Previously unknown islands are appearing as Arctic summer sea ice shrinks to record lows, raising questions about whether global warming is outpacing U.N. projections, experts said. Polar bears and seals have also suffered this year on the Norwegian archipelago of Svalbard because the sea ice they rely on for hunts melted far earlier than normal.
NY ALESUND, Norway -- Previously unknown islands are appearing as Arctic summer sea ice shrinks to record lows, raising questions about whether global warming is outpacing U.N. projections, experts said.
Polar bears and seals have also suffered this year on the Norwegian archipelago of Svalbard because the sea ice they rely on for hunts melted far earlier than normal.
"Reductions of snow and ice are happening at an alarming rate," Norwegian Environment Minister Helen Bjoernoy said at a seminar of 40 scientists and politicians that began late on Monday in Ny Alesund, 1,200 km (750 miles) from the North Pole.
"This acceleration may be faster than predicted" by the U.N. climate panel this year, she told reporters at the Aug. 20-22 seminar. Ny Alesund calls itself the world's most northerly permanent settlement, and is a base for Arctic research.
The U.N. panel of 2,500 scientists said in February that summer sea ice could almost vanish in the Arctic towards the end of this century. It said warming in the past 50 years was "very likely" the result of greenhouse gases caused by fossil fuel use.
"There may well be an ice-free Arctic by the middle of the century," Christopher Rapley, director of the British Antarctic Survey, told the seminar, accusing the U.N.'s Intergovernmental Panel on Climate Change (IPCC) of underestimating the melt.
The thaw of glaciers that stretch out to sea around Svalbard has revealed several islands that are not on any maps.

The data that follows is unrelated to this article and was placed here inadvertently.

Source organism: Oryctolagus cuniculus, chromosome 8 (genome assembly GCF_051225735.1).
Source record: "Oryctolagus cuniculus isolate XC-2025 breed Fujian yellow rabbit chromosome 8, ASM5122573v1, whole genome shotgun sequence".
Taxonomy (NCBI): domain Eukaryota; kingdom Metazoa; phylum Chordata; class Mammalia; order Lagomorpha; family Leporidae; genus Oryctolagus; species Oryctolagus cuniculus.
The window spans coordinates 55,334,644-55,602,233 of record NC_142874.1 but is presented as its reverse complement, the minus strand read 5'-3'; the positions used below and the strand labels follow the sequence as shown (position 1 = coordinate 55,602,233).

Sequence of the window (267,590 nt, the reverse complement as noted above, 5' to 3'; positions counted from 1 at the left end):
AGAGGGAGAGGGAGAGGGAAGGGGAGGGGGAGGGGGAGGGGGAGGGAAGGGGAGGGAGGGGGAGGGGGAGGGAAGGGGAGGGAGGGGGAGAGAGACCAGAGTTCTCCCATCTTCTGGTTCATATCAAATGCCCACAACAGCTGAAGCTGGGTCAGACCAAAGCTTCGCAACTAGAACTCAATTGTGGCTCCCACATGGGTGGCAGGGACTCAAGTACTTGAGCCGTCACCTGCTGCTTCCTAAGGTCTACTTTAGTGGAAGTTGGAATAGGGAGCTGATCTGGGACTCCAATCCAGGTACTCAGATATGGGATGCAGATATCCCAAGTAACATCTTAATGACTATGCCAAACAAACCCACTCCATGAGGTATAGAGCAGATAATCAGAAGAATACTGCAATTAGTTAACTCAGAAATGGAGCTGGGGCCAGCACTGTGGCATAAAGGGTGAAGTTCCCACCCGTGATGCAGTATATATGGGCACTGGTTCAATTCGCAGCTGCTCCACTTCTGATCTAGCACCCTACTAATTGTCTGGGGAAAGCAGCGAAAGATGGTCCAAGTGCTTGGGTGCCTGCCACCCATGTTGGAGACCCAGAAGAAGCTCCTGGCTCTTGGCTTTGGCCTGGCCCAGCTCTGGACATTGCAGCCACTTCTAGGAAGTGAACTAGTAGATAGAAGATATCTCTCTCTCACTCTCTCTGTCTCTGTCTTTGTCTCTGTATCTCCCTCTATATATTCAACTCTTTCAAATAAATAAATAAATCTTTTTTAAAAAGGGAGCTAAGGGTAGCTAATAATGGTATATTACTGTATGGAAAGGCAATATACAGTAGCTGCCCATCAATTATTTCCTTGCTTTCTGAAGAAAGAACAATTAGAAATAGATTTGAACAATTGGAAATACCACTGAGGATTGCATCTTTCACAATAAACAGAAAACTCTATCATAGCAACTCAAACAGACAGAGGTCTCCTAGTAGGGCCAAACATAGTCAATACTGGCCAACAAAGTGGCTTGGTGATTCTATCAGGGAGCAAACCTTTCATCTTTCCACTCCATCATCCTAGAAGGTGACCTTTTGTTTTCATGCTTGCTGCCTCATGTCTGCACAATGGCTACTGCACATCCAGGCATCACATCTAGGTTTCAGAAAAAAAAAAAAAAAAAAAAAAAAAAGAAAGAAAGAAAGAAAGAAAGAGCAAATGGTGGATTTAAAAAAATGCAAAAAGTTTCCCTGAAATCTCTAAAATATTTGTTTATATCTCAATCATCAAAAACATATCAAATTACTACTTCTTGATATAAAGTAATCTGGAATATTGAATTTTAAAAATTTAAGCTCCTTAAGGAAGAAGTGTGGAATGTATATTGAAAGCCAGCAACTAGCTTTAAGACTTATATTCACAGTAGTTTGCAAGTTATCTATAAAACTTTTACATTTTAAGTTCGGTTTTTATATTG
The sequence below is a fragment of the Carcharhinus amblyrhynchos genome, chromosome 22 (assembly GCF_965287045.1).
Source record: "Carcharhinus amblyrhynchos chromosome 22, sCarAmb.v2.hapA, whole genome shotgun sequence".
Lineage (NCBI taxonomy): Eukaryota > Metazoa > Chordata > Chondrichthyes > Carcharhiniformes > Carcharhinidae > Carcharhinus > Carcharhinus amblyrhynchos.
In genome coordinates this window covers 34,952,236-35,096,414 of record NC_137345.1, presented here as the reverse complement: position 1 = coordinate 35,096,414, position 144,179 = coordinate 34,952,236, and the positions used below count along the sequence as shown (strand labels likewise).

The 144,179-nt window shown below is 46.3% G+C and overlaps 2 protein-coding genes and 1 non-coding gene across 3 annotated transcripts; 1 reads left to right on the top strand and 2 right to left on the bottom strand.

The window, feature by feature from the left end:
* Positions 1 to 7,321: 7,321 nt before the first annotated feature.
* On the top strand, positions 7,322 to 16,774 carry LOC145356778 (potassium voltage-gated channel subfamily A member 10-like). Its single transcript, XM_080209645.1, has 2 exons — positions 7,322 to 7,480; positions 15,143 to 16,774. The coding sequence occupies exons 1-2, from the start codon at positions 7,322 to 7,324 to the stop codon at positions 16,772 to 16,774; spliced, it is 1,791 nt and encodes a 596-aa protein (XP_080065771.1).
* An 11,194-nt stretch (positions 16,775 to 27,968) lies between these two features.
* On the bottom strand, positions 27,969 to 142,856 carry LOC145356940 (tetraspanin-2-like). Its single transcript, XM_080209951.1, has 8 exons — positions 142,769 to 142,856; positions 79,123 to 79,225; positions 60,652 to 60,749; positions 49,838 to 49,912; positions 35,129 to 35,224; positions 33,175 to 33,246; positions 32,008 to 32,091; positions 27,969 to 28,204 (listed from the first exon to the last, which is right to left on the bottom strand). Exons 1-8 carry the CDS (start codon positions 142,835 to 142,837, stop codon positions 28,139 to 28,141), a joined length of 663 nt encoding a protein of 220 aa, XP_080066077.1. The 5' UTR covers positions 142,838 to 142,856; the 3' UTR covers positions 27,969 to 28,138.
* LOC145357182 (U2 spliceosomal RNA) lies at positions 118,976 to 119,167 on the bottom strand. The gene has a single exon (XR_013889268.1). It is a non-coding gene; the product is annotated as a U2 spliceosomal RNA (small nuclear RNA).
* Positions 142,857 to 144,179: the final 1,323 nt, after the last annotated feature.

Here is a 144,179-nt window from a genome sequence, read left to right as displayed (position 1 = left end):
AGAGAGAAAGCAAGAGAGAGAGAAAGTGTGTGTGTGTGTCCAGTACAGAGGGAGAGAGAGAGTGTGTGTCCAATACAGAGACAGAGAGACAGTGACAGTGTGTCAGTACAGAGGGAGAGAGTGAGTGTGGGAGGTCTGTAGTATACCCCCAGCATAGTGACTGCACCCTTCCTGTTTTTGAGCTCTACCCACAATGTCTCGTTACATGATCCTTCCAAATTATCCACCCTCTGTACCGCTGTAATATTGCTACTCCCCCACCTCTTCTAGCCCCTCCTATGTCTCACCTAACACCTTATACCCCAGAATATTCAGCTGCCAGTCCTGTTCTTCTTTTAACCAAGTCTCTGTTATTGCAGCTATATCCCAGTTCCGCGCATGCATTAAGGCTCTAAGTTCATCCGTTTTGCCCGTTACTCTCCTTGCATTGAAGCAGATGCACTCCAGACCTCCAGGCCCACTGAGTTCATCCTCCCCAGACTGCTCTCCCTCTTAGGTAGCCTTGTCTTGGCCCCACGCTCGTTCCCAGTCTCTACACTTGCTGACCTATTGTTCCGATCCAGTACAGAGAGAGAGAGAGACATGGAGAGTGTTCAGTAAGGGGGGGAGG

"Islands are appearing just over the fjord here" as glaciers recede, said Kim Holmen, research Director at the Norwegian Polar Institute, gesturing out across the bay. "We're already seeing adverse effects on polar bears and other species."
"I know of two islands that appeared in the north of Svalbard this summer. They haven't been claimed yet," said Rune Bergstrom, environmental expert with the Norwegian governor's office on Svalbard.
He said he had seen one of the islands, roughly the size of a basketball court. Islands have also appeared in recent years off Greenland and Canada.
Rapley also said the IPCC was "restrained to the point of being seriously misleading" in toning down what he said were risks of a melt of parts of Antarctica, by far the biggest store of ice on the planet that could raise world sea levels.
Still, in a contrast to the warnings about retreating ice and climate change, snow was falling in Ny Alesund on Monday, several weeks earlier than normal in a region still bathed by the midnight sun. About 30 to 130 people live in the fjord-side settlement, backed by snow-covered mountains.
Bjoernoy said it was a freak storm that did not detract from an overall warming trend.
The U.S. National Snow and Ice Data Center said on Friday that Arctic sea ice had "fallen below the 2005 record low absolute minimum and is still melting". Arctic sea ice reaches an annual minimum in September before freezing again.
The U.S. records are based on satellite data back to the 1970s.
Rapley said that shrinking ice was bad for indigenous peoples and for much wildlife but could help anyone wanting to hunt for oil and gas or open short-cut shipping lanes between the Atlantic and Pacific Oceans.
Norway hopes the seminar, with delegates from countries including top greenhouse gas emitters the United States and China, may put pressure on governments to agree to make deeper cuts in greenhouse gas emissions, Bjoernoy said.